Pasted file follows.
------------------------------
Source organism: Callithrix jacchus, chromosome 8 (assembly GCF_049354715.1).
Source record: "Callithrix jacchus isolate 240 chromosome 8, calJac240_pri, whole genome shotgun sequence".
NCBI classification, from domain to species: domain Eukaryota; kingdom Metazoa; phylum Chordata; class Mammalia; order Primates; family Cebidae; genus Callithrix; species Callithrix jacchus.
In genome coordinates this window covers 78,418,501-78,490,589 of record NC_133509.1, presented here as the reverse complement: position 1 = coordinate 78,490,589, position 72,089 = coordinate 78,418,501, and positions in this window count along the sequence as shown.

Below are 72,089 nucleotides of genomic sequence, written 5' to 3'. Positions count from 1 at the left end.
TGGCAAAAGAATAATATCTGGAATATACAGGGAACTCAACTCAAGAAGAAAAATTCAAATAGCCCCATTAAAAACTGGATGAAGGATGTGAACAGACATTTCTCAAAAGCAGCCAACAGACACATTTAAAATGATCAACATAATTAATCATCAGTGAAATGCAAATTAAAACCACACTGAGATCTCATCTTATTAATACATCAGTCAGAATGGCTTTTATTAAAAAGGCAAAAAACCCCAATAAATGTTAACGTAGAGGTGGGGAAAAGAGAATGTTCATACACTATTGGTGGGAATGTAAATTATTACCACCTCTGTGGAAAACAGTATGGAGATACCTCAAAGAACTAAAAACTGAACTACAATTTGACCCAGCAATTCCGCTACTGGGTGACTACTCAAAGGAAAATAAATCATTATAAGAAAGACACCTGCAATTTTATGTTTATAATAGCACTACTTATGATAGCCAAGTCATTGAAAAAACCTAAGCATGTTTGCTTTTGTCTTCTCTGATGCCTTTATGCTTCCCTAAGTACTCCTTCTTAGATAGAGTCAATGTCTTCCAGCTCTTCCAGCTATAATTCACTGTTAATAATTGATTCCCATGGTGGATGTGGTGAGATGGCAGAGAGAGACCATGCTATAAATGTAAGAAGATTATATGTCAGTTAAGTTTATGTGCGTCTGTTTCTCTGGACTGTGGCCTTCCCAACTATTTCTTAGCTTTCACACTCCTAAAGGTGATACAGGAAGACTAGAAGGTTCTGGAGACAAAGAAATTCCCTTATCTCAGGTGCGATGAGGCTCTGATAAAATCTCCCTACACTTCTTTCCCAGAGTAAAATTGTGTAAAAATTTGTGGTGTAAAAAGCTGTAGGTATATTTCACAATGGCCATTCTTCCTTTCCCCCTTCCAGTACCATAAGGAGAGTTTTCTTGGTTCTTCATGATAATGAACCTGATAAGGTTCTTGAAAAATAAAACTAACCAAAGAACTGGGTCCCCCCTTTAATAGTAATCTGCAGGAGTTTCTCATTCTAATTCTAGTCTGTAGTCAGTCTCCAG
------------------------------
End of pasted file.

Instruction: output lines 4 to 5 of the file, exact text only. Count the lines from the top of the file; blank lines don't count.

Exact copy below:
In genome coordinates this window covers 78,418,501-78,490,589 of record NC_133509.1, presented here as the reverse complement: position 1 = coordinate 78,490,589, position 72,089 = coordinate 78,418,501, and positions in this window count along the sequence as shown.

Below are 72,089 nucleotides of genomic sequence, written 5' to 3'. Positions count from 1 at the left end.